There are way too many factors and unknowns that you would have to consider to simply calculate the thrust. The simplest way is to do it empirically - build a rig where you can simply weigh the motor, subtract its weight and start increasing rpm and measuring the thrust in steps and also current and voltage so that you can calculate efficiency. The most important factors that will impact the thrust and efficiency are: the type of the motor, the propeller pitch and diameter and the materials the propeller is made of and how well the motor and propeller are balanced. Generally the motors that have lower RPM/V (KV rating) and can run on higher voltages are more efficient because higher currents mean higher heat loss.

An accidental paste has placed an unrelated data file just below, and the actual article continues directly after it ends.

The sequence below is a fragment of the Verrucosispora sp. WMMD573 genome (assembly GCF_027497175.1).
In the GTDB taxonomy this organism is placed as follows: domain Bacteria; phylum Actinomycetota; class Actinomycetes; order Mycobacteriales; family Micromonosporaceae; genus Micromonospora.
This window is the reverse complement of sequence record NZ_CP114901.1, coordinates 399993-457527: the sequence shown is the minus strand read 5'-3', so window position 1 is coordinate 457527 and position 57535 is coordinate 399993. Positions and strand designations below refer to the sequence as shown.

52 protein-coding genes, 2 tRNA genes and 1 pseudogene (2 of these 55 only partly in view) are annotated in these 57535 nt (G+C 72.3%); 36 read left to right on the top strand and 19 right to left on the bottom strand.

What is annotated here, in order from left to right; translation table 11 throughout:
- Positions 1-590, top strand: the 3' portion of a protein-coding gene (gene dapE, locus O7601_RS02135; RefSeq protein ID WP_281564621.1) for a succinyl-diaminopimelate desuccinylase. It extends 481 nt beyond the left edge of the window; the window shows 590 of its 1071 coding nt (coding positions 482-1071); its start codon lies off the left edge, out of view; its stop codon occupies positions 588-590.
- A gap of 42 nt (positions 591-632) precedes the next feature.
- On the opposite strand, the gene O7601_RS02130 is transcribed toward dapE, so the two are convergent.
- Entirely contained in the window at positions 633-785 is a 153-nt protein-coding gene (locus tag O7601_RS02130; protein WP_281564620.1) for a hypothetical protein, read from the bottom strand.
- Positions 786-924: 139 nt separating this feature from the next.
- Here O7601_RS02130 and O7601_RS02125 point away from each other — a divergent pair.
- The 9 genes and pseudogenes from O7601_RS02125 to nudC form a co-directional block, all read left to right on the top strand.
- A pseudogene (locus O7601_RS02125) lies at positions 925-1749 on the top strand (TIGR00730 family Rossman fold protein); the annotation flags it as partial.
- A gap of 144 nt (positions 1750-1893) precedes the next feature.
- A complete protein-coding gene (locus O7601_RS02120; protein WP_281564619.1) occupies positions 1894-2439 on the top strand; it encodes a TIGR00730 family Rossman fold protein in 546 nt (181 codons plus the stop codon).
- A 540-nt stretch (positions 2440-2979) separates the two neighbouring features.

Keep in mind that even with the rig with the scale, your measurements won't be 100% representative because first of all the motors are attached to arms which create drag and energy loss due to non-zero stiffness and when you have several motors running in the same plane next to each other, they interfere and the actual thrust is slightly lower. The closer the tips of the propellers will be to each other, the less efficient it becomes. A recommended separation is at least 1/3 of the propeller diameter.